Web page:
Forgive the debt of the 99%? Really? So, let me get this straight — the proposal is that everyone who’s ever outspent their means, who’s run up 10s of thousands of dollars in debt on credit cards (that no one forced them to incur), who’s “had” to buy a 55 inch tv and flat-screens in every room, and everyone who “has” to lease a new Escalade because a 5 year old used SUV isn’t “good enough,” and everyone that “must” have a week or two in a shore house every year, they all now get to be free and clear of their responsibilities? And that solves the perceived “problems” in the financial sector…..how? Because people will never over-extend themselves again? Because it’s now okay to drive a 5 year old car? (Mine is 7 years old, by the way, and I’ll be driving it til it stops running.) Because it’s not “fair” that I should have to pay for all of the stuff I’ve bought? Don’t get me wrong: I opposed the bail-out of the banks, too, on the terms (or, rather, non-terms) it was done. And I’m sure this is a popular idea, as I can see from the reblogs; I just like my plans to: (a) make sense, and (b) not absolve people of responsibility for their own actions. (I mean, seriously, no one made me incur any of the credit card debt I’ve accumulated over the years — I chose to do so. I have also chosen to pay it all off because that’s what you do.) Just sayin’….
I’m going to Re-blog this comment because it seems to be a common sentiment and it needs to die.
this entire argument is based on ontological sentiment: poor people with debt are evil sinners doomed to burn in Hell for their wickedness. Flat screen tv’s are fornication and flashy ghetto SUV’s with shiny rims are gluttony. I am not going to Hell because I am frugal and pay my debts. I am a better person and you should be one too.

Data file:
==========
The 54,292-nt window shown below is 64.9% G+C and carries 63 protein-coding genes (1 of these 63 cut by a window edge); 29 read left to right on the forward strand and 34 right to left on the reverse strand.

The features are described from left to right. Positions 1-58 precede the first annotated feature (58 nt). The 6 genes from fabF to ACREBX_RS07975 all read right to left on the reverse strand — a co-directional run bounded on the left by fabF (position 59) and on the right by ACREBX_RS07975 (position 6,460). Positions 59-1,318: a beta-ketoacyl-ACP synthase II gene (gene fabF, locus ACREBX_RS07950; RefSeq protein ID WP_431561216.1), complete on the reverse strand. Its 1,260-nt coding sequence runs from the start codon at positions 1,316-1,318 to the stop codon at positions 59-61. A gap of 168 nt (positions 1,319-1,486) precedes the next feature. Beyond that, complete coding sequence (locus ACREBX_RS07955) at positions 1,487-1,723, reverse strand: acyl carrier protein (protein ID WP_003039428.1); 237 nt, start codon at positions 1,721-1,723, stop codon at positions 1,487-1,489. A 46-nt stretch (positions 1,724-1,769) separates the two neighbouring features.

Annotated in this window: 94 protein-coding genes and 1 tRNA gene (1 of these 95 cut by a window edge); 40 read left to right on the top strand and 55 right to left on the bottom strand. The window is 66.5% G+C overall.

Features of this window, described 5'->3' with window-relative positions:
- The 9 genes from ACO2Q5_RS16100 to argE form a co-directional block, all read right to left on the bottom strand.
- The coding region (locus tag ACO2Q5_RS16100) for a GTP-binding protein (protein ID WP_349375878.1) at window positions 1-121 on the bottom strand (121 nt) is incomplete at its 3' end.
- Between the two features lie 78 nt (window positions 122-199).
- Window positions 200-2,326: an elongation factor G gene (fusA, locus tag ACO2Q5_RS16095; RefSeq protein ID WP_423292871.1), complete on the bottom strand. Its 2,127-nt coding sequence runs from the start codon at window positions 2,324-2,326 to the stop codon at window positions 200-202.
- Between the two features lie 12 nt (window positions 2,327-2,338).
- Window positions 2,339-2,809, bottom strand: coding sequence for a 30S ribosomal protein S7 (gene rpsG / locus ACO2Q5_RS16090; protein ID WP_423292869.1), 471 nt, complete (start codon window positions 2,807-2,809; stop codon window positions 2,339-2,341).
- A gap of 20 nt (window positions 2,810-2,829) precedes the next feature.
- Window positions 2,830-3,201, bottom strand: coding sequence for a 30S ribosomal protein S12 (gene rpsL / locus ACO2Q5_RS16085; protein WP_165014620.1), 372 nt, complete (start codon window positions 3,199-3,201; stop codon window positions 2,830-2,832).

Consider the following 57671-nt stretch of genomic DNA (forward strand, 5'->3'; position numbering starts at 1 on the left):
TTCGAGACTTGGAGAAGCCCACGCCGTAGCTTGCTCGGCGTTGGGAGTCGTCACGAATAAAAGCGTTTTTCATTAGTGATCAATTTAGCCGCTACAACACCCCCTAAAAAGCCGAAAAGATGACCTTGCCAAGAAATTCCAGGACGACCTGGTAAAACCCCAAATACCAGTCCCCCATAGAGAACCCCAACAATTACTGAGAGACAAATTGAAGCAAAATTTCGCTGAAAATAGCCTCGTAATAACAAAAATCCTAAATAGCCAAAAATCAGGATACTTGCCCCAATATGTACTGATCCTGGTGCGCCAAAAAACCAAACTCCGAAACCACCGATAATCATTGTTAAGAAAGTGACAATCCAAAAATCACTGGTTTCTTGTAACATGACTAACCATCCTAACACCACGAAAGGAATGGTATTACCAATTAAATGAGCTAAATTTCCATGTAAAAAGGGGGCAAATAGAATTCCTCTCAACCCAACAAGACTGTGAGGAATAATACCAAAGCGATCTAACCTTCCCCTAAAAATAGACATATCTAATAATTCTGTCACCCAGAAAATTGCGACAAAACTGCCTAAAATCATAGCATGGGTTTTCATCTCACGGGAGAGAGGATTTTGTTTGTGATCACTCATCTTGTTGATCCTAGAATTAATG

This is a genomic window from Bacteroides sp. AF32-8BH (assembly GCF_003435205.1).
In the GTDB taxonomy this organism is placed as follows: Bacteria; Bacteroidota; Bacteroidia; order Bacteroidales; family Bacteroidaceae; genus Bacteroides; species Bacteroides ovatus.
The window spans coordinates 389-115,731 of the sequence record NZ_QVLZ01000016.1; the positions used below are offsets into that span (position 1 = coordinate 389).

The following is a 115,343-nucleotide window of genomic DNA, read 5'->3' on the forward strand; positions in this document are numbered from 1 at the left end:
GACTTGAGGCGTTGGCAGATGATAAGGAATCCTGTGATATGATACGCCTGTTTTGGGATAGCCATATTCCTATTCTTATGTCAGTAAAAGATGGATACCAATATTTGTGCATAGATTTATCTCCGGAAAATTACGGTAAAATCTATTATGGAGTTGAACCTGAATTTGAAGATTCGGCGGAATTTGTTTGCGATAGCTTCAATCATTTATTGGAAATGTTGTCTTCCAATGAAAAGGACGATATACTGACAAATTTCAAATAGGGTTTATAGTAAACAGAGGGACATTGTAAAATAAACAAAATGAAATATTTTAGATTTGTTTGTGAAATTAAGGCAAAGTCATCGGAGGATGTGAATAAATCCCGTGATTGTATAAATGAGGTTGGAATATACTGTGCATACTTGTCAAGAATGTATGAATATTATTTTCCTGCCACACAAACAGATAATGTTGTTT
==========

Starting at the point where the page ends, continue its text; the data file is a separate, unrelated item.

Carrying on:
I don’t know why this sentiment is so popular with people. your betters don’t think it. the people being protested don’t think it, they think you and me are dumbasses because we (well you, I don’t anymore) attach morality to the check I write for my mortgage. You are not going to go to heaven if Citibank gets it’s mortgage from you. You are also not a bad person if you don’t pay your mortgage, especially if you can’t. Those being protested have no problems spending other people’s money. One could even argue that to be rich means, de facto, to spend another’s money. this was the case in the past and will be again in the future.
Anyway, this proposal, which isn’t anyone’s really, just something I read and put on Tumblr, is supposed to be irrational (or better, ambiguous), not rational. It is supposed to sound catastrophic and scary to those who have money and want the system to exist more or less like it does now and enacting this would be really really bad for them.
the reason it must also be ambiguous is because the reasoning for opposing the protestors (and what they ‘stand’ for) is ambiguous but popular sentiment. You can pick any reason you want. Herman Cain blaming the unemployed for being unemployed. Ron Paul blaming the Fed. Republicans blaming Blacks and Latinos for buying houses. Republicans blaming taxes and regulations as the cause of poor job creation. Republicans blaming the social safety net for our national debt. your own ontological opposition to debt.
In fact, I’d say now that if the protestors kept this and other ambiguous messages, they actually could be a Left’s version of the tea party. the only thing they are missing is force which hopefully they will start to now amass.